Sunday, March 11, 2007

Transit, by Google

What do you do when you need employees in a competitive environment, and stock options and salary are really not enough to distinguish you? Well, after you add free gourmet meals, onsite oil changes and car washes, and other lifestyle perks, you look at what the pain points for the Silicon Valley worker are: commuting. And then? If you're Google, you start a luxury bus line.

Yes, the Goog is now one of the largest transit system operators in the Bay Area. This New York Times article describes what transit is like, Google style:
"The company now ferries about 1,200 employees to and from Google daily — nearly one-fourth of its local work force — aboard 32 shuttle buses equipped with comfortable leather seats and wireless Internet access. Bicycles are allowed on exterior racks, and dogs on forward seats, or on their owners’ laps if the buses run full.

Riders can sign up to receive alerts on their computers and cellphones when buses run late. They also get to burnish their green credentials, not just for ditching their cars, but because all Google shuttles run on biodiesel. Oh, and the shuttles are free.

WiFi, pets, bikes and comfort? Zero environmental impact? FREE? This is living. The article goes on, later, to describe that similar efforts are done by Cisco and Yahoo. In San Francisco, I see the Williams Sonoma luxury coaches delivering workers to BART or the Ferry, from their HQ by Ghirardelli Square every day.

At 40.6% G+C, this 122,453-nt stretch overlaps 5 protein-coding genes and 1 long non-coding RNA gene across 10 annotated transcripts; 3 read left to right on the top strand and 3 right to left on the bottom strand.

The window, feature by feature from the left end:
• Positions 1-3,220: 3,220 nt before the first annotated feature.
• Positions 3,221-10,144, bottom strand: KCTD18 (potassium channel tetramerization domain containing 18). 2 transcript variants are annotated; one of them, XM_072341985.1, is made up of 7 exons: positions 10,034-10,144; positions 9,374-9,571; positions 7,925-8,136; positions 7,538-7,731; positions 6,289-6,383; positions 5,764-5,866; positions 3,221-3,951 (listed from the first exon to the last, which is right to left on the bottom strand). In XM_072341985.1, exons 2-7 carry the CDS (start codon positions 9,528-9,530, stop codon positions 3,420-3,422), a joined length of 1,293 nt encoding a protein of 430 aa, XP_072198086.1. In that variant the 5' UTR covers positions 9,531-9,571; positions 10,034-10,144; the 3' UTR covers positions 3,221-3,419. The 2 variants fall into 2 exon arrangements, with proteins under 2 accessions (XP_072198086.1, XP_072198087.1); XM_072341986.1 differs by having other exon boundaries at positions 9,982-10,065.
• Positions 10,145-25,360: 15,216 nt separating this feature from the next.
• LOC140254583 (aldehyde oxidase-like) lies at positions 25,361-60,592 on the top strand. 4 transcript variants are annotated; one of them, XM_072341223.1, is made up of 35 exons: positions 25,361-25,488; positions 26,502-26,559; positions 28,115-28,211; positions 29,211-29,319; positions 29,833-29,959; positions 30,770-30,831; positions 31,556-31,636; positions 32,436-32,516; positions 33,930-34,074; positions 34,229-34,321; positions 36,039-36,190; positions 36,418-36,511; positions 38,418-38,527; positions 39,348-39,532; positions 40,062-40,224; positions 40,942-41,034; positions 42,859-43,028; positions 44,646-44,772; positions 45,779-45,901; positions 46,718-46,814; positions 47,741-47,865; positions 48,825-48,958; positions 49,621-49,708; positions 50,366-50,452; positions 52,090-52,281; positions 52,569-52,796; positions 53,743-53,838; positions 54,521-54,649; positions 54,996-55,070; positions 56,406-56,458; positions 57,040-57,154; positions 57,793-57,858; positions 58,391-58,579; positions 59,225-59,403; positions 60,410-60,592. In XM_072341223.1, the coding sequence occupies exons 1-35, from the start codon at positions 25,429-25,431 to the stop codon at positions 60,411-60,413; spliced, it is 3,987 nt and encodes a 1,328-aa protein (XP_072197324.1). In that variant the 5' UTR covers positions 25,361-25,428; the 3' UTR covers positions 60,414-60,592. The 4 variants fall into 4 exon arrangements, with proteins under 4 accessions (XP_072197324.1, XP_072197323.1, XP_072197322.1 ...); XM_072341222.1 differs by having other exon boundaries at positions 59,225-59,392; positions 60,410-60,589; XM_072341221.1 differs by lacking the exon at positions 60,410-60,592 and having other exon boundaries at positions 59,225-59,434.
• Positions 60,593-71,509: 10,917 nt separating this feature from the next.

Now, why not take this one step further? Let companies bid on the right to operate public transit? Essentially, privatize it: companies would get the benefit of always having their employees have easy access to work, while being required to still serve areas that are lower income and no direct benefit to them. How to convince them of the latter? Let them install ads, and realize income. Hell, with WiFi on the buses, you could even have touchscreens, and do pay per click ads. I think Google and Yahoo know something about this!

Of course, San Francisco has another approach: make transit free. A bold social experiment, if you combined it with privatized lines like Google's, you just might have a winner.

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